It all started last summer, two weeks before school got out. Kisteesha Lanegan, a then-freshman at Whitefish High School was called into Assistant Principal Kent Paulson’s office. She was told that, among other things, her dreadlocks, newly formed as of the beginning of the school year, would have to be gone before the beginning of the next.
Lanegan protested, asking why she hadn’t been told sooner, and informing the assistant principal that the only way to get rid of the dreadlocks, now that they had set, would be to shave her head. “I guess that’s what you’re going to have to do, then,” Paulson reportedly said.
Summer passed, and the new school year began. Lanegan arrived for the first day of class with a head full of dreads. Because she had not complied with the student appearance policy, which had been altered over the summer to specifically sanction dreadlocks and mohawks, she was asked to leave until her hairstyle changed. She didn’t come back. In fact, after 25 days away from school, Lanegan enrolled in Flathead High School in Kalispell because the school would both give her an education and allow her to keep her hairstyle. Unfortunately, Kalispell is a 20-minute commute each way from Whitefish, and Lanegan relies on a friend to get her to and from school, she says.
Whitefish Superintendent Jerry House stands by his school’s policy, stating that it has evolved and changed with the times, and is in place to give students boundaries of acceptable behavior. “We’re trying to prepare [students] for life,” House says. “School is more than two plus two. We also want to teach social behavior, emotional development and physical development.”
One of the main reasons Lanegan was suspended was to avoid bullying and teasing from her fellow students, House says. Some students, who sat next to Lanegan during her freshman year, complained that the dreadlocks smelled and asked to be moved away from her.
While House defends his decision to suspend Lanegan, he says the situation would have been different if she had been black. “That’s natural, that’s expected, that’s cultural,” he says of the dreadlocks. House insists the policy doesn’t create a double standard: “Is it natural for this white student to have this kind of hair? It is natural for other students to ask to be moved because they say the hair smells? Yeah, we see a difference.”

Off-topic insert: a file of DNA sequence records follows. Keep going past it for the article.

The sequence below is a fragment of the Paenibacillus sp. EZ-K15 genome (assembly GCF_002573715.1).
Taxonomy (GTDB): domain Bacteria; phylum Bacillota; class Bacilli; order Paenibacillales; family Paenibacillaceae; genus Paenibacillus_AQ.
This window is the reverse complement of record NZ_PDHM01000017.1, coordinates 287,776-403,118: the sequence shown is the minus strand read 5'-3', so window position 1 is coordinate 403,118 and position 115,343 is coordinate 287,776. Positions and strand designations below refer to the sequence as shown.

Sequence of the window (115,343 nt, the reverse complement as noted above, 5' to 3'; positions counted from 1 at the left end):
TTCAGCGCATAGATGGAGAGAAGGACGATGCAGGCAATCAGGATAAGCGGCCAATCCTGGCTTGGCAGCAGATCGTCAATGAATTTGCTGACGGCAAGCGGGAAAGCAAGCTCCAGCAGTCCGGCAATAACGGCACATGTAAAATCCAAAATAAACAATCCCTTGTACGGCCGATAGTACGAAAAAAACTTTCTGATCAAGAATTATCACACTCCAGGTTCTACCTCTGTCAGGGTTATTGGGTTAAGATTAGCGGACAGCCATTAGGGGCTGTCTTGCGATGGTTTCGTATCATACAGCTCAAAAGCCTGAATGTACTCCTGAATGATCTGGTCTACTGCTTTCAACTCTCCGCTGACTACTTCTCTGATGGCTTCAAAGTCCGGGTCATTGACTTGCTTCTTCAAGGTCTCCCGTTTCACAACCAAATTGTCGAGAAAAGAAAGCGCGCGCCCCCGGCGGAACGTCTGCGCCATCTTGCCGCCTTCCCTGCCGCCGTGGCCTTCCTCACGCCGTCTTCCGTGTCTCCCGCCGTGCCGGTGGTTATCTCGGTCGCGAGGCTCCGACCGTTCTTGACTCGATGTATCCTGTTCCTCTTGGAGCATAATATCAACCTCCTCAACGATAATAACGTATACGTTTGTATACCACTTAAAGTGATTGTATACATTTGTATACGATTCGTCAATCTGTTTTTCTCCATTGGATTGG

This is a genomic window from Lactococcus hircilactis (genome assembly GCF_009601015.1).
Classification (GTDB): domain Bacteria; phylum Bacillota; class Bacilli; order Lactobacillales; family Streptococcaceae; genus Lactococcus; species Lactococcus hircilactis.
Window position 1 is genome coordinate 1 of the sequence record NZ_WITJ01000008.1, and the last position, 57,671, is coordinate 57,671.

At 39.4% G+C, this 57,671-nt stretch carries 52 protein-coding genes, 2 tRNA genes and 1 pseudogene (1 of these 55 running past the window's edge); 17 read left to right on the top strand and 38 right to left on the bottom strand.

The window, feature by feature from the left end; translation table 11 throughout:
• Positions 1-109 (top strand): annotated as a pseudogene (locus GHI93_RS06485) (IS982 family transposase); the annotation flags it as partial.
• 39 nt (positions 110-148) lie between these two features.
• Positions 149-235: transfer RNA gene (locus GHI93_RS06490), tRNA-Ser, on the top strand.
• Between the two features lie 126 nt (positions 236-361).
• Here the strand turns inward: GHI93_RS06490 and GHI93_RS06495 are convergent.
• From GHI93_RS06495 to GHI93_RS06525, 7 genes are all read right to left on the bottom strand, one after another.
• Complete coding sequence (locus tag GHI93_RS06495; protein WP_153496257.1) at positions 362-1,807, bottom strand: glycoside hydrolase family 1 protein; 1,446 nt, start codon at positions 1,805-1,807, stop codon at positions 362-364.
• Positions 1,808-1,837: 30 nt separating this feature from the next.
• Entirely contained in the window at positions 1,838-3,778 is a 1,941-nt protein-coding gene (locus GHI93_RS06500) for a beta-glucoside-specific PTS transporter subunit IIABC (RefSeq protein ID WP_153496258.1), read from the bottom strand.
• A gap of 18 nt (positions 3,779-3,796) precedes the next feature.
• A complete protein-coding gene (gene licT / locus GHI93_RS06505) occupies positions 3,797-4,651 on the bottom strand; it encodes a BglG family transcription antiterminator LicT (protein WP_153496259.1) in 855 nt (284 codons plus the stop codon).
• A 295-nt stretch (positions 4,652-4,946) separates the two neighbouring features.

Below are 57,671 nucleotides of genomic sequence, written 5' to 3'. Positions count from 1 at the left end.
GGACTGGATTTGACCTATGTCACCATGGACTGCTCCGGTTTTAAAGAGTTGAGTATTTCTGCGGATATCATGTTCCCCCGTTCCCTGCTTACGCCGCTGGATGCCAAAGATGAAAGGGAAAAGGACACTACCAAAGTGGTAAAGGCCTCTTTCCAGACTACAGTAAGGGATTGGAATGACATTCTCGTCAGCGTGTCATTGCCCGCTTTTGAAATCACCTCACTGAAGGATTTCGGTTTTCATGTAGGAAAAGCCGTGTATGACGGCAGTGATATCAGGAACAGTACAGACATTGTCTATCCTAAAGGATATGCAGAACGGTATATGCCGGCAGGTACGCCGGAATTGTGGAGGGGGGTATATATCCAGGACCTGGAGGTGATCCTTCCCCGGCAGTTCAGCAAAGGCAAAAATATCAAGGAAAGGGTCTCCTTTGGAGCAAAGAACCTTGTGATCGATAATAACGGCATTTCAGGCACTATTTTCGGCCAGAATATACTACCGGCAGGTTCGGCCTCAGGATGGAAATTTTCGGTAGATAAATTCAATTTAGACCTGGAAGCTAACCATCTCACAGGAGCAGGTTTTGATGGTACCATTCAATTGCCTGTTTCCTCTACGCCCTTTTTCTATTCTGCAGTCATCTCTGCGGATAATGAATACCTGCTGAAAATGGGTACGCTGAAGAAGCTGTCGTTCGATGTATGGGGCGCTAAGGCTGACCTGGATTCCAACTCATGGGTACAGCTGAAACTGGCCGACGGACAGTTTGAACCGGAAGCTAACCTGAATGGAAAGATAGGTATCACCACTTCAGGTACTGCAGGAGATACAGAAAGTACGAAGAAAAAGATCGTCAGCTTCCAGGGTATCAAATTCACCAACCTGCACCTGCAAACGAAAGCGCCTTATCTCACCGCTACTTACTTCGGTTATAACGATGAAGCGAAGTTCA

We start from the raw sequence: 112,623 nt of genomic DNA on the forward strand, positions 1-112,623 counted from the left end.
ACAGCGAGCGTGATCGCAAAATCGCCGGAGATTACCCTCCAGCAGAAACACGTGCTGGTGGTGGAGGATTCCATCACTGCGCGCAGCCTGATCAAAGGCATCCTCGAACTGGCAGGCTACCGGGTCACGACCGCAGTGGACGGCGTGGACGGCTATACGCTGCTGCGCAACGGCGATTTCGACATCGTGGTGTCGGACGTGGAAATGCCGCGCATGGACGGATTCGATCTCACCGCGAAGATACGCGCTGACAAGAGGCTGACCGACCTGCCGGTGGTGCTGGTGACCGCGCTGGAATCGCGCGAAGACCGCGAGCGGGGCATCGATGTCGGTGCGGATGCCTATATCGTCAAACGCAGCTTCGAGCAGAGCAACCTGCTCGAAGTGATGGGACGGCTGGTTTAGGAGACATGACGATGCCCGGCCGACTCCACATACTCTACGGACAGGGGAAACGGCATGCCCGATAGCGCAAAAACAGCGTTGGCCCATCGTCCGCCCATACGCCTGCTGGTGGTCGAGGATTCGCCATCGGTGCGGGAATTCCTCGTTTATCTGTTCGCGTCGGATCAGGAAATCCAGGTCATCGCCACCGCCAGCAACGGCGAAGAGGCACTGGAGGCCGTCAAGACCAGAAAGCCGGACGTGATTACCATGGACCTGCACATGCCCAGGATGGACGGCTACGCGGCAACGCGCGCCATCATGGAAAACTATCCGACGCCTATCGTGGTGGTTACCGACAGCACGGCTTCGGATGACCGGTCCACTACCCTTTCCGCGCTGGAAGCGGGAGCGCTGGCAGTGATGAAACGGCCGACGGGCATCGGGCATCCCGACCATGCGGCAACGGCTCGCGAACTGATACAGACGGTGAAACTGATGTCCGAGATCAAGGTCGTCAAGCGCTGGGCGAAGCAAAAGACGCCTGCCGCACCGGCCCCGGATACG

Dreadlocks originated among blacks in Jamaica. They came about in the 1920s, with the emergence of the Rastafarian religion. The religion interprets Leviticus 20:5, which reads “They shall not make baldness on their head,” to mean that hair should be left in its natural state. Therefore, by religious law, no Rastafarian may cut or comb their hair.
They instead allow it to form into dreadlocks. It takes a good deal more effort to form in straight, thin, Caucasian hair, and do not naturally “dread” without a little help.
Lanegan, for her part, didn’t give herself dreadlocks as a religious symbol. Instead, she simply got tired of the way her hair looked. She says she wanted a change.
Unfortunately, says Superintendent House, Lanegan’s new style is disruptive and prevents other students from learning. If she were black, Lanegan would have also been a distraction, continues House, but for another reason entirely.
“If a black person sits down in one of our classrooms with dreadlocks they are going to stand out because they are a person of color, not because of the dreadlocks,” House says. “We are a primarily white school.”
Of course, public schools have always had standards for their students’ appearance—standards that students have always tested. However, since the massacre at Columbine High School in 1999, these standards have become more and more stringent, excluding everything from black trenchcoats to Marilyn Manson t-shirts. For example: In May of 1999, Kent McNew of Richmond, Va. was suspended from his high school because he dyed his hair blue. McNew sought representation from the American Civil Liberties Union (ACLU) in order to continue his education.
“Irrational policies unrelated to school safety or educational objectives, such as banning unusual hair colors create distrust of school officials at the very time we most need to have confidence in their leadership,” wrote Kent Willis, executive director of the Virginia ACLU, in a letter to the school.
In June of that year, the U.S. District Court in Richmond ruled that McNew be reinstated in his school and given a means of making up his missed class work.
Since her suspension from Whitefish High School, Lanegan has spent her time outside of class cruising the town’s streets on her skateboard and washing dishes at the Grouse Mountain Lodge. She has no plans to challenge her suspension in court, but that hasn’t dampened media interest in her case. Calls from reporters around the country have filled the voice mailbox on her home phone.
Lanegan was also contacted by NBC’s “The Today Show,” but currently has no plans of making an appearance.